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Here are some relatively interesting but obscure things about the Polar Grit X. All the things you really need to know are linked here in the snappily-entitled post “Polar Grit X All you NEED to know“. The post, below, is the stuff you don’t need to know but might want to know if you are thinking of buying one.
Here are a few relatively unimportant things then. Please suggest more trivia and I’ll add to the list.
- There is a permanent ‘ON’ backlight setting for when you workout
- STRYD seems to work as with the Vantage V. ie you can input a manual calibration factor and all the rest of it.
- Not all 22mm straps will work sweetly with the Grit X. I’ve tried a few from different manufacturers and the diameter of the 22mm pins vary. Most seem to fit the Grit X to some degree but some of the thinner ones wobble a bit in the hole and do not feel 100% secure. Conversely, the Polar strap’s pin is a bit too thick for my Amazfit Stratos. #FirstWorldProblem. The Polar straps are nice quality.
- Dual-sided bike power meters appear to be correctly added up to get a total. However, only the total can be seen in FLOW..no LR split (at least not with ASSIOMA).
- There is a LR power metric on the watch, this would require LR being transmitted over BLE by the PM (just because it transmits it over ANT+ doesn’t mean it will over BLE)
- Hill splitter seems to work on most (all?) run and bike profiles. Whilst it DOES seem to nicely recognise uphill and downhill slopes correctly it doesn’t recognise non-continuous hills ie where a 1000m total climb is made up multiple up/down sections…or a 100m one 😉 like this
- The grade/incline reported on FLOW might be wrong. I didn’t get anything above 1 & 2% on the ride above.
- You can’t see the ambient temperature on the watch AFAIK. However, it is saved and visible on FLOW. It seems to affected by body temperature. You’d have to use a chest strap and wear it over clothing to perhaps get a better reading.
- You can manually calibrate altitude from the full-screen altitude page whilst in a workout. #Nice
- Syncing new Komoot or Strava routes to the Grit X is super quick…like it’s pretty much instant to get them to flow. The subsequent sync to your watch will vary in duration.
- The breadcrumb route following is relatively basic…but functional. If your route goes from A to B to C to D then to B again and a few repeated laps then, well, Grit X will get confused. A to F via BCD and E is cool.
- You can start a route even though you are not on the route. However, Grit X really likes you to properly find the route but will point you to either the mid-point or start of the route to get you started. Once you find the point on the route, all will be good…in a breadcrumb kinda way. FWIW: That’s fine for me almost all the time
- When you press the button the internal vibrator does a tiny little buzz (not the button itself). Very exhilarating (works well)
- The cardio Load screen is shown below. Cardio load takes, I think, about 5 days (7?) before it appears on the watch. Some of the Polar displays, like this one, look quite quirky but, they are generally quite good at getting over the key numeric info IMHO.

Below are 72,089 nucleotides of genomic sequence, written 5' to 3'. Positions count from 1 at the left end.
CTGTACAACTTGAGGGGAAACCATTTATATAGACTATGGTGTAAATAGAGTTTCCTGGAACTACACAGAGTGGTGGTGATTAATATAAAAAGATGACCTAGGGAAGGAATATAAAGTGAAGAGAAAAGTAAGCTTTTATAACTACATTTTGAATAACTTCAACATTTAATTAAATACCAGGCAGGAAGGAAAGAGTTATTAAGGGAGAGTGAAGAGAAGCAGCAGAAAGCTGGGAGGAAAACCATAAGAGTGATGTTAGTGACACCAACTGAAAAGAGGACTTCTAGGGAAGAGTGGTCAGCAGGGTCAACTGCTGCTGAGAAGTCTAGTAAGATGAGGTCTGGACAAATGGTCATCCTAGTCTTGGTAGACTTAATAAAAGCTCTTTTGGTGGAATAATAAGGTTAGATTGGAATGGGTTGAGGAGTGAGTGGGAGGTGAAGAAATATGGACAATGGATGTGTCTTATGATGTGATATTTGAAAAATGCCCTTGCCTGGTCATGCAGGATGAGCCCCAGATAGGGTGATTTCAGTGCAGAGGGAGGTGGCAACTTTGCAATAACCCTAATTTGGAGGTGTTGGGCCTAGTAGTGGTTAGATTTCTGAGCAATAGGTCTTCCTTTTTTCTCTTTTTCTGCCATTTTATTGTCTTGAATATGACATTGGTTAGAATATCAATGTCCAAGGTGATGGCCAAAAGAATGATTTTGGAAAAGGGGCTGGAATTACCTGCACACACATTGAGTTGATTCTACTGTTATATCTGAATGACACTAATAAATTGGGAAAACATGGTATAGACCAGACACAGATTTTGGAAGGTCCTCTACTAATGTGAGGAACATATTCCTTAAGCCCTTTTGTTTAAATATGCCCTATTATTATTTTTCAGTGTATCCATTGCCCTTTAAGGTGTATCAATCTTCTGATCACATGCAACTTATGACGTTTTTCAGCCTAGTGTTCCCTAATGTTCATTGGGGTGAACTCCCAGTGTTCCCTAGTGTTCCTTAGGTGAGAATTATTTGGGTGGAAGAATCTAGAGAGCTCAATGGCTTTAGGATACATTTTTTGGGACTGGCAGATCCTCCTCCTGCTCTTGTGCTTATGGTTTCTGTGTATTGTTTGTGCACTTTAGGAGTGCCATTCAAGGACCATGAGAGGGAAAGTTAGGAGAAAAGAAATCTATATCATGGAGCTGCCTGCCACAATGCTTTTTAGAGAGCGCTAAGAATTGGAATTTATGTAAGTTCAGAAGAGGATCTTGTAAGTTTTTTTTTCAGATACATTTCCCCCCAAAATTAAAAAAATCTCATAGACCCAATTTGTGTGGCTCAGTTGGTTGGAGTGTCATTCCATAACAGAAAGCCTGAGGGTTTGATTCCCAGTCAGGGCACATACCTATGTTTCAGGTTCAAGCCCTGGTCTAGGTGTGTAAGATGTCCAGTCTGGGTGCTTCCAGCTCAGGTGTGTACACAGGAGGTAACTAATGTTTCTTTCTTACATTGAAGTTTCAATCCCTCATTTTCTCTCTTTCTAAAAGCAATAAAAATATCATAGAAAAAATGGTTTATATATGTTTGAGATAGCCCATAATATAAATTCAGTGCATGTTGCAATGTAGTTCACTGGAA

- When anyone says ‘IMHO’, they’re usually not being humble. I digress 😉
- Pressing and holding the top left button locks and unlocks the screen.
- STRAVA Live Segments requires a premium STRAVA account. I can’t remember what they’ve called it this week. I’ll stick with premium. Whilst Grit X has its own menu option that merely tells you how many run/bike segments are sync’d to the watch, to actually use the Live Segments feature you need to enable the STRAVA screen from FLOW. Although it should be on by default. Like this…
- Grit X really can use Galileo and the Far Eastern QZXPFGRDQSZ constellation (or whatever it’s called…it has a ‘Q’ in it for sure)
- Warning: Galileo may eat quite a bit of battery. (I think it does from what I’ve seen but haven’t quantified it yet).
- GPS+GLONASS might be best to use and GPS-only is not available, which is strange as I would have thought that would save some juice.
- Basic phone notifications seem to work quite well and are shown very quickly after the phone is aware it needs to send one (iOS)
- Swim stroke detection probably works as well as the Vantage but no-one has any idea. I think I’ve forgotten how to swim. It must have been a month now. (2020 lock-down for future readers)
- Zone Lock is an AWESOME feature. Once your pace/HR/power is within any given zone you press and hold the middle button and are alerted if you then try to leave that zone. Especially on longer easyish runs/rides, this can be a much easier way to do zone-based training than faff about beforehand making a structured workout and syncing it to your watch. Zone Lock is great as you can stop or start it easily and whenever you want
- The LEDs on PRECISION PRIME are a different colour to those on the Vantage. Make sure you choose the right LEDs on the right Polar watch to match the colour of your favourite running shirt 😉 #Important…errr
- The compass requires you to be a contortionist to calibrate, although it has quite a fun game where you (literally) have to roll a ball across the screen to hit various segments of the edge of the screen. Hit them all, do some more contorting and the compass is calibrated.
- You can also lock the compass on a bearing
- You can press pause and change the various settings during an exercise eg POWER settings or BACKLIGHT permanently on.
- Polar FLOW also links to RELIVE. You can replay a video of your run/ride on a map and it highlights some of the notable performances, like here where I touched on 656w for about 0.1 seconds. I’m claiming it was a recovery ride and I’m going to stick to that story 😉
- Polar Grit X is a recommendable watch. It’s good in the right person’s hands.
What’s your favourite Vantage/Grit ‘tip’?
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